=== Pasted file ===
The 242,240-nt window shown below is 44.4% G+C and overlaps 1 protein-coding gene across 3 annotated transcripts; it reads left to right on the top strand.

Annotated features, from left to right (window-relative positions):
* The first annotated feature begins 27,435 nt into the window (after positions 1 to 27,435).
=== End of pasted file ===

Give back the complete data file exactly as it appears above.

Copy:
The 242,240-nt window shown below is 44.4% G+C and overlaps 1 protein-coding gene across 3 annotated transcripts; it reads left to right on the top strand.

Annotated features, from left to right (window-relative positions):
* The first annotated feature begins 27,435 nt into the window (after positions 1 to 27,435).